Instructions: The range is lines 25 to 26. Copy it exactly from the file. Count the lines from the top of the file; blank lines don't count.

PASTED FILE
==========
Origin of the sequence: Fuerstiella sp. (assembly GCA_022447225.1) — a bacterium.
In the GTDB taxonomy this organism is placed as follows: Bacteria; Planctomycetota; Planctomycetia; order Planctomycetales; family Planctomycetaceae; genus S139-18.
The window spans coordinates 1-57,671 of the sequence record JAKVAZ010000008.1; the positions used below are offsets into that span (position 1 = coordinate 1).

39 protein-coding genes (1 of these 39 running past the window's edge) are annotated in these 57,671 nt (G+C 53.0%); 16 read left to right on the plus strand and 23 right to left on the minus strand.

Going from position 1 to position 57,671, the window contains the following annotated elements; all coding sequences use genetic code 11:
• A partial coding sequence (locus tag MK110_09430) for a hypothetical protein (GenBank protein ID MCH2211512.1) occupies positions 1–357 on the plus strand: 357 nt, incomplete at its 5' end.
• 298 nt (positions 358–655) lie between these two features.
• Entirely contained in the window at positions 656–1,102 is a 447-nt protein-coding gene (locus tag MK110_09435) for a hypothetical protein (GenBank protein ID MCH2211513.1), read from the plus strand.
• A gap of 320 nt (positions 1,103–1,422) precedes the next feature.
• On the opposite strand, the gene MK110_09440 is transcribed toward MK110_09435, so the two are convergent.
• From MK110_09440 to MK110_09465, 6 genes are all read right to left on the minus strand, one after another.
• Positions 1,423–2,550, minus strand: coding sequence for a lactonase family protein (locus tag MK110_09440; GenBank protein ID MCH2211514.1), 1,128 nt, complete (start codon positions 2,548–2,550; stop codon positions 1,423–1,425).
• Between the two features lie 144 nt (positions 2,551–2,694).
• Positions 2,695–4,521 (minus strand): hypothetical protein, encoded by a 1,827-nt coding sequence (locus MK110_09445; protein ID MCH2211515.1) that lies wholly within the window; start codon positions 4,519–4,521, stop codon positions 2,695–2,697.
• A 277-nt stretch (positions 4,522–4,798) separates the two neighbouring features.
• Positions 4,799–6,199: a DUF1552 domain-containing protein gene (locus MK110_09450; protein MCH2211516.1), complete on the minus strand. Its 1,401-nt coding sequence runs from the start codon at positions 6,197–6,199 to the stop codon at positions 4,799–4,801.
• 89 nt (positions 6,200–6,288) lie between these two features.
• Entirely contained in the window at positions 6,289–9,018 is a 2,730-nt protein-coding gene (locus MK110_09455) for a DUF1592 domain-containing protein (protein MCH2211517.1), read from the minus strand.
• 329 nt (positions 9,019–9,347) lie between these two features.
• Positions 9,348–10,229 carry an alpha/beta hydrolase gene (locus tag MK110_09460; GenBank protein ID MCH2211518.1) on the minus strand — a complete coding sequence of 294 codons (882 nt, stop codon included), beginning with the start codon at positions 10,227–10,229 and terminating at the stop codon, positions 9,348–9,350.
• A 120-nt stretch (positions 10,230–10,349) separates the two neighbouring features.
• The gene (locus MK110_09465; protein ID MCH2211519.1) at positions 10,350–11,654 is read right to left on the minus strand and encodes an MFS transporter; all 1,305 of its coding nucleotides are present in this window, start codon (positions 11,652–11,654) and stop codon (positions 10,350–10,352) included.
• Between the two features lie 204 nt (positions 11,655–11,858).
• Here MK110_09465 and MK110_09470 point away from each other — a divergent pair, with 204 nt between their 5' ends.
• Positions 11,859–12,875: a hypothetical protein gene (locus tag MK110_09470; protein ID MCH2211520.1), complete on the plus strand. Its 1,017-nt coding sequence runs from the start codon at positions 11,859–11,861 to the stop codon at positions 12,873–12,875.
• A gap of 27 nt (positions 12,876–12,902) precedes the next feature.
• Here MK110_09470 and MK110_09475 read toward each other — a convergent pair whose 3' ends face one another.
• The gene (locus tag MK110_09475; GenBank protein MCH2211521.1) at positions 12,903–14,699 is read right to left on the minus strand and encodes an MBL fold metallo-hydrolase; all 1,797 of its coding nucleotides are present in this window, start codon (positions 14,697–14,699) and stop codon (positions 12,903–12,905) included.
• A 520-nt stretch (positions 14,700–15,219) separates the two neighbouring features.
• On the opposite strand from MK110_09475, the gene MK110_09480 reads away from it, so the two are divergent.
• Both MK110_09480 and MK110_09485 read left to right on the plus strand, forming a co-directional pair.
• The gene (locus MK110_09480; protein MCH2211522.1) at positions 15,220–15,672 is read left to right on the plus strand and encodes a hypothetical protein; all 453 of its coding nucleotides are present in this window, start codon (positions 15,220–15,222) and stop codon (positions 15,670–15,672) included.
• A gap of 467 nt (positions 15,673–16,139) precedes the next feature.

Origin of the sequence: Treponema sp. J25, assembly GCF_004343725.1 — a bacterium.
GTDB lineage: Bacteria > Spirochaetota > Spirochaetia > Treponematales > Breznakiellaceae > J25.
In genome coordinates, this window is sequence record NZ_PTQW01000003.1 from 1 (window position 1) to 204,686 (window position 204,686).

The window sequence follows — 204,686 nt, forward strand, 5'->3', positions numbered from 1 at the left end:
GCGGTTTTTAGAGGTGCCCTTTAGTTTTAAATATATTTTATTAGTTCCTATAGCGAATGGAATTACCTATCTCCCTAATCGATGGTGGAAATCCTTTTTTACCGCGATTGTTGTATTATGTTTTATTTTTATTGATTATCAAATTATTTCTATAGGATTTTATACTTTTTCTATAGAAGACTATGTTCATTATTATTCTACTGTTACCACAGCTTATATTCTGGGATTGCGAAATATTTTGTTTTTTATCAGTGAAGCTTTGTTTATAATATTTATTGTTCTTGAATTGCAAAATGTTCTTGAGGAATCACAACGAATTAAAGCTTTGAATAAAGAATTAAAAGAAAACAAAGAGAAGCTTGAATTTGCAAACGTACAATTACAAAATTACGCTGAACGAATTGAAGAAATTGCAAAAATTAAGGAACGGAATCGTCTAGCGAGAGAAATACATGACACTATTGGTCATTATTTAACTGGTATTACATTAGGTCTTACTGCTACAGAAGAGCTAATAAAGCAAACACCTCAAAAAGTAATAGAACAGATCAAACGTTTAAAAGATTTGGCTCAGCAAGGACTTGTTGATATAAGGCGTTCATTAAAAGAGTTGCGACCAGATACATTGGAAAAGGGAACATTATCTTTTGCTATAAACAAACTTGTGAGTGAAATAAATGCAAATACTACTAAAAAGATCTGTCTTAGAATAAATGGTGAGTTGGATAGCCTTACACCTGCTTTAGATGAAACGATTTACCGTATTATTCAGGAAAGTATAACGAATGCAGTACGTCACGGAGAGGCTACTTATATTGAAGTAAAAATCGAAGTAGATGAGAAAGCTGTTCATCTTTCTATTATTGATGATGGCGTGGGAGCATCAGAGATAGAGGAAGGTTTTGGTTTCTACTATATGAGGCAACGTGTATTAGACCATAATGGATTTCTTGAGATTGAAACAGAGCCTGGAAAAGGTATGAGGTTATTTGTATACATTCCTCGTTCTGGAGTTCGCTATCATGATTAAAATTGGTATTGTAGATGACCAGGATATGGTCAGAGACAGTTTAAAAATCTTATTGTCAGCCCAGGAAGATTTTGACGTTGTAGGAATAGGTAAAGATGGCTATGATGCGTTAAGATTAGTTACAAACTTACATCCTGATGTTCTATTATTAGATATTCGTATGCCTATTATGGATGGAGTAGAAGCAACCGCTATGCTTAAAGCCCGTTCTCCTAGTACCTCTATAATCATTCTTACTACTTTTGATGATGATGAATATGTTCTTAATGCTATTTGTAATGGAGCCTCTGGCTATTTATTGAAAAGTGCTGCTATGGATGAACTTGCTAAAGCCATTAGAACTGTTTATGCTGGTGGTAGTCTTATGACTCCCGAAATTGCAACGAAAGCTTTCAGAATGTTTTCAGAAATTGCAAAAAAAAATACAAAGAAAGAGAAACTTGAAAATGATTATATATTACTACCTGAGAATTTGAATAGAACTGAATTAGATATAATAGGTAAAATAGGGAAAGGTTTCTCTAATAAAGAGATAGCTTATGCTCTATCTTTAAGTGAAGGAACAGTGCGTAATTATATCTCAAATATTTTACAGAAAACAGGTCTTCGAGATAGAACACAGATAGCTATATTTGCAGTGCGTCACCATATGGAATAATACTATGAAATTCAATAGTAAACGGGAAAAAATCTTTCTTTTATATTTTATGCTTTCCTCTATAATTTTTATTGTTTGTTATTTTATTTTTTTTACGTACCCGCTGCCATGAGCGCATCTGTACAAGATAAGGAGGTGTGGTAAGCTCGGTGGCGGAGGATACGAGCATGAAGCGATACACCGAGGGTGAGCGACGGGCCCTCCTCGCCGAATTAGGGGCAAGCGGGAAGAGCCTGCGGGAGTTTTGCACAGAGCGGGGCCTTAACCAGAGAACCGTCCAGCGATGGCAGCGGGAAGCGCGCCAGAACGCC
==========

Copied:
• Positions 11,859–12,875: a hypothetical protein gene (locus tag MK110_09470; protein ID MCH2211520.1), complete on the plus strand. Its 1,017-nt coding sequence runs from the start codon at positions 11,859–11,861 to the stop codon at positions 12,873–12,875.
• A gap of 27 nt (positions 12,876–12,902) precedes the next feature.